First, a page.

Alternatives to Detention
Detention conditions and prison overcrowding are among the main challenges that the EU Member States are dealing with. At the EU level there is much discussion on how to develop and promote alternatives to detention that could eliminate potential violations of the core human rights values of the European Union and ensure societal benefits including reducing the costs of maintaining prisons, improving the prospects for social rehabilitation and accordingly, less recidivism. Restorative justice values and practices can make important contributions in this field since it offers a practical alternative to the punitive impulse that results in high levels of imprisonment in many countries.
What is specific about detention?
The core of restorative justice is to address the harm caused by criminal behaviour to victims and perpetrators and others by the reaction of society and the criminal justice system to them. These harms are particularly severe in relation to imprisonment:
- Imprisonment has an effect on the prisoners’ family relationships, the well-being of their children and the families’ standard of living.
- A prison sentence stigmatises prisoners and isolates them from society and the resources that they need to desist from offending. It may also actually reinforce criminality by introducing individuals to anti-social values and peers.
- Another serious problem in relation to the prison population in many European countries is the disproportionate number of foreign prisoners. This is discriminatory and will lead to increasingly marginalised and alienated minority ethnic communities in society.
- It restricts prisoners from making reparation for the harm that they have caused their victims and society.
Consequently, prison should only be used with a very small proportion of people who have committed crimes, those who represent a serious risk of harm to society or to themselves.
What is restorative justice?
Restorative justice is an approach of addressing harm or the risk of harm through engaging all those affected in coming to a common understanding and agreement on how the harm or wrongdoing can be repaired and justice achieved.
Restorative justice offers a radically different way of understanding and responding to the problem of crime. It focuses rigorously on the real harm of crime and the suffering it causes. This leads to the inclusion of the experience of suffering felt by victims and their needs and interests. It enables perpetrators to make themselves accountable to those they have harmed and in doing so understand their responsibility for the suffering of others and to take steps to repair the harm and to desist from further acts of harm. Restorative justice has been extensively researched and there is considerable evidence on its effectiveness on victims, perpetrators as well as on the community.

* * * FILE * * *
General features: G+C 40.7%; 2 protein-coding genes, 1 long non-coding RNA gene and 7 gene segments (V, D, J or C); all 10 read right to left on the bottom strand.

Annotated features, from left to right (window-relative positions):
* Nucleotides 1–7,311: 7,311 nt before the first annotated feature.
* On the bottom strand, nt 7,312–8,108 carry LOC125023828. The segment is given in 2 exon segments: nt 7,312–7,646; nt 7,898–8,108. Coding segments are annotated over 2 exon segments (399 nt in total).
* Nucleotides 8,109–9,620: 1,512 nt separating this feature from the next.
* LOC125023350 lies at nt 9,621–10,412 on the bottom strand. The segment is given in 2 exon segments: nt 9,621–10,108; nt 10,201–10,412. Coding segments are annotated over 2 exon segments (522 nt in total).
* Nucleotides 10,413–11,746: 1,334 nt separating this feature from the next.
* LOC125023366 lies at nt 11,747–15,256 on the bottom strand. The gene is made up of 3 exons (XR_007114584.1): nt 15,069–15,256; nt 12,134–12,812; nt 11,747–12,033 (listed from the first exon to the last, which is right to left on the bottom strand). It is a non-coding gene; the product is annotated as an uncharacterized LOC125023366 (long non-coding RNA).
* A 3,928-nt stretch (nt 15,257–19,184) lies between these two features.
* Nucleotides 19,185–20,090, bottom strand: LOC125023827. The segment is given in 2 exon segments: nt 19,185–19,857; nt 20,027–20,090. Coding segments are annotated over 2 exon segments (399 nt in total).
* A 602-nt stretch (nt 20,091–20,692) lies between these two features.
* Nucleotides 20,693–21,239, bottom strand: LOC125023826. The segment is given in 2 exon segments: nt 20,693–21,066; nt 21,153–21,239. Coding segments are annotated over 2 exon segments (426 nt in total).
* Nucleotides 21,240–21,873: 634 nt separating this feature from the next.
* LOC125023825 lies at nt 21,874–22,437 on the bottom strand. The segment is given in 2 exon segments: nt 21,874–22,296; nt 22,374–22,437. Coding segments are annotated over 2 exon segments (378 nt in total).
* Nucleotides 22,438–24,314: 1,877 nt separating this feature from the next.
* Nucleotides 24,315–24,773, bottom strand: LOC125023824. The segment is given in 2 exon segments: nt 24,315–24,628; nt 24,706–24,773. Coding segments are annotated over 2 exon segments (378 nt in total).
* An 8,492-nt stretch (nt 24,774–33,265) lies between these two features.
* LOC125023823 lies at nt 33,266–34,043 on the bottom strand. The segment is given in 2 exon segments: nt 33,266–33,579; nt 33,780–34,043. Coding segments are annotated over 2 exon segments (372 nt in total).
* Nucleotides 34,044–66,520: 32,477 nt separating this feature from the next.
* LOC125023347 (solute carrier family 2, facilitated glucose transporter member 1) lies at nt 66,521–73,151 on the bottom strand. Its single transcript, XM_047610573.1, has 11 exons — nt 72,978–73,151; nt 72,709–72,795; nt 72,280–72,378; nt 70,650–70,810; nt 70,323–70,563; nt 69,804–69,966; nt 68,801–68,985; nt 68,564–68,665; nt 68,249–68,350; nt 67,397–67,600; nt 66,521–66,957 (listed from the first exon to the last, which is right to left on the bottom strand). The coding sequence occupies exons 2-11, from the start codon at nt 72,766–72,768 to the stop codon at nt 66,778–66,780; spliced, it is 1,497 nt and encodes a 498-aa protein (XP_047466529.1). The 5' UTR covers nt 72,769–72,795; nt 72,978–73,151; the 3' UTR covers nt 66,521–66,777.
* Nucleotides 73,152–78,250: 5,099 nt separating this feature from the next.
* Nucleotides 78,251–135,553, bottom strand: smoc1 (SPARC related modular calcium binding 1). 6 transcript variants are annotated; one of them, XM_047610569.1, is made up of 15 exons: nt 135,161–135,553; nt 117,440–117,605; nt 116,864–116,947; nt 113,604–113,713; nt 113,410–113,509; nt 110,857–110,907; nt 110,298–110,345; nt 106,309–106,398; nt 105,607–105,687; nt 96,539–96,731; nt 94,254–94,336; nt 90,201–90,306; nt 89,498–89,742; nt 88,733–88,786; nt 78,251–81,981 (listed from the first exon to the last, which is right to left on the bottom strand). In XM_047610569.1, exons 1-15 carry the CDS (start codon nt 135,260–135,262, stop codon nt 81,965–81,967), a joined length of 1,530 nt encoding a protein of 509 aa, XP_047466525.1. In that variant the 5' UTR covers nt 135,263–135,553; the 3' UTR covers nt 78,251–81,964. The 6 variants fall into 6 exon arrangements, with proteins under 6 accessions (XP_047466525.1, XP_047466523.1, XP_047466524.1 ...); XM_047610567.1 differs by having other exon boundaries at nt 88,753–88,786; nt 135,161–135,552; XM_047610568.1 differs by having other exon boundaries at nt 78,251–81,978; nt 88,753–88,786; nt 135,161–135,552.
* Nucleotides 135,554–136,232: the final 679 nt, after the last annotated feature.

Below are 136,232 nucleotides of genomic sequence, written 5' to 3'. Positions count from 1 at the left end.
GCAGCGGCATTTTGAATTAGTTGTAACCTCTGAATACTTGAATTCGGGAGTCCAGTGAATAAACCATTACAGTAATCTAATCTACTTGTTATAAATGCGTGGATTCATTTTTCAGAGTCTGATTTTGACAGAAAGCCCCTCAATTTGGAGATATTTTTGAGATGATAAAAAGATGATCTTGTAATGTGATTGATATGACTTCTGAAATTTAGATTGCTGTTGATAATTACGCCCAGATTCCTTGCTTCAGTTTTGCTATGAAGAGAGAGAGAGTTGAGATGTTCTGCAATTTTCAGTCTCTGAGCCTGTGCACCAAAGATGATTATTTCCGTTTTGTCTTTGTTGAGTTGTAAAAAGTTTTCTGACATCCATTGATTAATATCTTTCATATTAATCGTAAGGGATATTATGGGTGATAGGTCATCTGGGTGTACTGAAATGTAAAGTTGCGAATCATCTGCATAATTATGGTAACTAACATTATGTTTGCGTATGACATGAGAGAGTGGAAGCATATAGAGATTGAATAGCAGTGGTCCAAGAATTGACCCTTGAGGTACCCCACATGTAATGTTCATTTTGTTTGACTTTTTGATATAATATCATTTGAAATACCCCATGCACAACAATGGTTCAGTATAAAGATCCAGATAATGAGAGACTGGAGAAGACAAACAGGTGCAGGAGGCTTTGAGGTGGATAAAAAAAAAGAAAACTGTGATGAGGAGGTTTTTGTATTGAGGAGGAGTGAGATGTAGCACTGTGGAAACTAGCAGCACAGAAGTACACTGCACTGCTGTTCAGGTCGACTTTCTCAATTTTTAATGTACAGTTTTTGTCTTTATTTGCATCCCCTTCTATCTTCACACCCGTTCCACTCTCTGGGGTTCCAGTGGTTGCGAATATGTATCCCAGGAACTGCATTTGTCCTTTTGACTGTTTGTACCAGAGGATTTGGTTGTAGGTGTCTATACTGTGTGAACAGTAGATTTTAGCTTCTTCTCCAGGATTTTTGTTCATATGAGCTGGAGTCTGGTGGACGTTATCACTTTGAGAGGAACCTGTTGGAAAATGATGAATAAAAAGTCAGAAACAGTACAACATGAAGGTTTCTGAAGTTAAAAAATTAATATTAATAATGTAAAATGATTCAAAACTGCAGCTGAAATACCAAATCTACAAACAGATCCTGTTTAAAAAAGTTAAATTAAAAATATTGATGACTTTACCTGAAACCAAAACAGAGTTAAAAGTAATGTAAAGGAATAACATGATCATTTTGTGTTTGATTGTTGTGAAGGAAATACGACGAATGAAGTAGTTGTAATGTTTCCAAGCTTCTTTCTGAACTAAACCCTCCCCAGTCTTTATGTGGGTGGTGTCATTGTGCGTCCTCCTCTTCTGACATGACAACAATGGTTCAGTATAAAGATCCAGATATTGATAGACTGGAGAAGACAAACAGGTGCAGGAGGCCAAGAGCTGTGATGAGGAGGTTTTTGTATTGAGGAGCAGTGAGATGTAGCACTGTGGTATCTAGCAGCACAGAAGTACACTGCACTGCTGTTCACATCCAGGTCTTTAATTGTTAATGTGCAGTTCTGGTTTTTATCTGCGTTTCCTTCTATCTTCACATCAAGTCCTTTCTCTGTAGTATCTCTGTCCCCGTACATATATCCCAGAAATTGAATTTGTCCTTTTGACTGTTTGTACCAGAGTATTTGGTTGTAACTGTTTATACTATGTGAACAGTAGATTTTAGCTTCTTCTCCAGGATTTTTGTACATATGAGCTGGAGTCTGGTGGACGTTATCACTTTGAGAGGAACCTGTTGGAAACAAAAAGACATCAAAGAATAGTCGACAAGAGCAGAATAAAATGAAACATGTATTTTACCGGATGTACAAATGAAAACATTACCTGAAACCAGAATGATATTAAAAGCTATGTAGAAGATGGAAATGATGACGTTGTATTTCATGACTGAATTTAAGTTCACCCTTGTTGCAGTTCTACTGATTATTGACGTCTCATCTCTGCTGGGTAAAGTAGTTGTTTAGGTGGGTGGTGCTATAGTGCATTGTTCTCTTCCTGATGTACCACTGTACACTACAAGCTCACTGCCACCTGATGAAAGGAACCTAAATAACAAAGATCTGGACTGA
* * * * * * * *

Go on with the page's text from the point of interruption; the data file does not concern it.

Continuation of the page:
On October 3rd 2018, the Council of Europe (CoE) adopted the most advanced and innovative international legal instrument in the field of restorative justice: the new Recommendation CM/Rec(2018)8 concerning restorative justice in criminal matters. It outlines several ways in which governments and criminal justice agencies can utilise restorative justice principles and practices to help maximise the effectiveness of their victim and offender interventions, meet international justice standards and change systemic and institutional cultures
Restorative justice and alternatives to detention
The Council of Europe Recommendation urges includes prisons as potential referral bodies to restorative justice. It further states that restorative justice should be a generally available service. The type, seriousness or geographical location of the offence should not, in themselves, and in the absence of other considerations, preclude restorative justice from being offered to victims and offenders (rule 18). While prison isolates prisoners from the resources and relationships that they need to desist from crime and stigmatises them, restorative justice enables perpetrators of harm to gain respect though taking responsibility for their actions and earning redemption and reintegration through reparation. As asserted also by the CoE Recommendation, no offences are considered unsuitable. The key criteria are the willingness of the perpetrator to meet or communicate in some other way and the obligation to ensure that the process is safe for all parties.
A coordinated and strategic response
The overuse of imprisonment is at the tip of a pyramid of social causes and decision-making. Imprisonment cannot be reduced simply by community sanctions. Strategic and coordinated responses should be implemented to divert people from crime, to divert people from prosecution, and to divert people from detention.
Diversion from crime
Restorative justice can reduce the risk of crime due to family problems through training in restorative parenting and through family group conferences. Restorative justice can reduce the risk of crime caused by young people being excluded from or dropping out of school through mediation and restorative circles which not only reduce discipline problems but teach students the values of responsibility and respect and social skills such as non-violent conflict resolution.